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Free Fire | | Asia, Nuclear Deterrence

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The Democratic People’s Republic of Korea (DPRK) launched its sixth nuclear test this past Sunday, September 3rd.

The test was North Korea’s largest successful nuclear detonation and caused a 6.3-magnitude earthquake near the nuclear test site in Punggye-ri. This was in turn followed by another earthquake, reportedly a result of a tunnel collapse at the site.

This latest test is claimed by North Korea to be a hydrogen bomb, or H-bomb but it’s more likely that it was boosted-fission nuclear bomb. These nuclear warheads can be attached to an intercontinental ballistic missile (ICBM). In July, North Korea tested two ICBMs which could be capable of reaching the U.S. mainland.

Just two days after the test launch a North Korean spokesman called the test a ‘gift package’  for the U.S. and threatened that more gift packages are ready to send if the United States and the U.N. continue their provocations and attempts to pressure the DPRK.

In early August, a resolution was unanimously passed by the United Nations Security Council banning North Korean exports and limiting investments in the country. These sanctions were passed in an attempt to condemn North Korea’s missile test violations and demand North Korea give up its prohibited nuclear and ballistic missile programs. The new sanctions called for a total ban on North Korea exporting its coal, iron and iron ore, and seafood.

Although the latest sanctions are the strongest ever enacted upon North Korea, they have not yet been successful, as we can see from nuclear test. None of the sanctions the U.N. has imposed on North Korea since 2006 have been successful in part because the North Korean regime believes a nuclear arsenal is a necessary protection from regime change. As a result sanctions have a limited impact.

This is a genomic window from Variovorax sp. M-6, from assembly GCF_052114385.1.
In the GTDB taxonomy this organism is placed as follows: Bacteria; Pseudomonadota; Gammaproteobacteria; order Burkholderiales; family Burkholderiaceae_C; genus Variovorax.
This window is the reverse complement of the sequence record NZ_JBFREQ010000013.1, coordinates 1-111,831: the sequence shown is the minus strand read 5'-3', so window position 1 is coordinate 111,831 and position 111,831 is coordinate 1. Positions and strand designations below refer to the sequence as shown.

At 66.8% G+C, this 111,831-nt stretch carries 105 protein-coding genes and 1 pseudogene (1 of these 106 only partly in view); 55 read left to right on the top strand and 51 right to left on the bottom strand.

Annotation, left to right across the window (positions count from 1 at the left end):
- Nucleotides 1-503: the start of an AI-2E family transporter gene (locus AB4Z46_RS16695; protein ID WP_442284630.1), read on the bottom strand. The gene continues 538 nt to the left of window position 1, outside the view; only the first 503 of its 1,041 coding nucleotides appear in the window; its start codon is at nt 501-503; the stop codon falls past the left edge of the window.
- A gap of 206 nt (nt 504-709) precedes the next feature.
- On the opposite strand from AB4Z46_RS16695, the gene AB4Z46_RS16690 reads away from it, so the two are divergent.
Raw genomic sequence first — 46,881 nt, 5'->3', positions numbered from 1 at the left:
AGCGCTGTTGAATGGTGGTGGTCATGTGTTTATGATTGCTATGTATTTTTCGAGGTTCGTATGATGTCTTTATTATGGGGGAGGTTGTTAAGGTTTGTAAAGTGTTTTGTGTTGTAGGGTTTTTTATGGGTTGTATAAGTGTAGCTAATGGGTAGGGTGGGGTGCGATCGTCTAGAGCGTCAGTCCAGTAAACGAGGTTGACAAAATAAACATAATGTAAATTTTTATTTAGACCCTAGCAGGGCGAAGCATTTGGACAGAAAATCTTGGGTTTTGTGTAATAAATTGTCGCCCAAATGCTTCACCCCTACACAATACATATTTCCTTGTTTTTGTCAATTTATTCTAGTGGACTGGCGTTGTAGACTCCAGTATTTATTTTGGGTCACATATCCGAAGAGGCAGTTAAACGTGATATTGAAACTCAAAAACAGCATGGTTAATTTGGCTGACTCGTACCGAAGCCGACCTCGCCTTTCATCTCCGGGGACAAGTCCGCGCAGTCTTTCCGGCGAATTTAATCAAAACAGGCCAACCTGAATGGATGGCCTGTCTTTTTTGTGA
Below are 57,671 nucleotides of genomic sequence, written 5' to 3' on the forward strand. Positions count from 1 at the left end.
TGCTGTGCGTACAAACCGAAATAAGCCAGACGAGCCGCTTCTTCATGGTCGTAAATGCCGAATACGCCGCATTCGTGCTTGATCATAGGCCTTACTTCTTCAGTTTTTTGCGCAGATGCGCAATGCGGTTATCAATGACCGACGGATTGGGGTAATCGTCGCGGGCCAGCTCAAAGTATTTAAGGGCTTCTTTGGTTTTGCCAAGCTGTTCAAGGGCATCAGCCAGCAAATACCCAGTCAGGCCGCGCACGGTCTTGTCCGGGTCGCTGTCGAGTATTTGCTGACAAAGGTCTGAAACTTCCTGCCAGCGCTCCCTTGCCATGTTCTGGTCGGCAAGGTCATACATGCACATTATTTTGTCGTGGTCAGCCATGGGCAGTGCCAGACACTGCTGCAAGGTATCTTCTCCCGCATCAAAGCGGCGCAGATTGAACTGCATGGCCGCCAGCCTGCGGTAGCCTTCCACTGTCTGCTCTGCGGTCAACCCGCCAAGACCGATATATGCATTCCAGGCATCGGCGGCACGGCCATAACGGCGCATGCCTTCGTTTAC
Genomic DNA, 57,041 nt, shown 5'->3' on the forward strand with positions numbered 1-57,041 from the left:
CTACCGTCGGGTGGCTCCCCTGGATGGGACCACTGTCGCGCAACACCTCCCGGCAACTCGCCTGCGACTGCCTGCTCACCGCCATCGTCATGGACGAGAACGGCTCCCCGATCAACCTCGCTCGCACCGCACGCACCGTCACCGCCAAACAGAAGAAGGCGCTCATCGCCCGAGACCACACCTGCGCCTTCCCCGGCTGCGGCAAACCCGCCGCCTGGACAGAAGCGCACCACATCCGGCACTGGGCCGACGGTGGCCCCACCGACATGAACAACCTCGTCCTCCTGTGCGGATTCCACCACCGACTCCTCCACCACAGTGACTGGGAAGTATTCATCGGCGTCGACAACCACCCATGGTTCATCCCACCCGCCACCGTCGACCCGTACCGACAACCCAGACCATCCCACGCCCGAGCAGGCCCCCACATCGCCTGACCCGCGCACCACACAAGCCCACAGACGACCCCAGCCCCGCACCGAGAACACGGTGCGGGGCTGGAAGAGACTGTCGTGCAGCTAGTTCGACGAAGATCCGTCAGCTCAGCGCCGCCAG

North Korea has proven resistant to external pressure thanks in part to its persistence in finding ways around sanctions. North Korea is able to get around sanctions because there are still countries trading with North Korea and are ignoring the existing U.N. sanctions. There is also the possibility that the North Koreans will try to find new goods to sell, goods that aren’t part of the sanctions such as the manufacture and sale of clothing.  North Korea still trades with more than 100 nations, including Russia, India and China.

After this most recent test, China, one of North Korea’s largest trade partners, agreed that the U.N. Security Council should pass more sanctions but also urged continued dialogue between the countries.

The countries who support the U.N. sanctions need to better enforce the ones already in place against North Korea but also follow the U.S. example in targeting secondary sanctions on Chinese citizens and banks for helping finance North Korean companies.

There needs to be a combination of sanctions, military defense and diplomacy between the U.N. and the DPRK because while sanctions are preferable to war, they aren’t a viable strategy on their own.

In military defense, there is currently about 23,000 U.S. troops stationed in South Korea and an additional deployment of troops, alongside the addition of the recently deployed THAAD missile defense systems, would show North Korea that they can’t go up against the U.S. militarily especially as the U.S. and South Korea continue their military exercises and overflights.

While the U.S. military believes that military action is not off the table, it is a risky path to take because even if a single U.S. strike is fired on North Korea, Kim Jong-un may believe more strikes are imminent and will strike back either through its nuclear weapons if they aren’t destroyed in the strike or its conventional artillery.

If the U.S. tried to preemptively target North Korean nuclear facilities, it may retaliate in a number of ways, such as utilizing artillery to barrage Seoul potentially killing tens of thousands of civilians. There is some skepticism about the effectiveness of North Korea’s artillery concentration but the risk of casualties may be intolerable to the U.S. and its allies.

The last component to stopping North Korea is diplomacy but this requires the U.S., China, Russia, South Korea and Japan to maintain a united front against North Korea.

Currently, these 5 countries are formally agreement that North Korea and its nuclear and missile programs need to be stopped, but there’s substantial disagreement as to available means. The primary U.S. interest is to prevent North Korea from expanding and proliferation its nuclear weapons program, while China’s preferred outcome requires the continuation of the North Korean regime. South Korea’s goal remains peaceful denuclearization and reunification after a period of liberalizing the North Korean economy. The parties’ different preferences and levels of risk tolerance creates fissures the North Koreans have so far successfully exploited.

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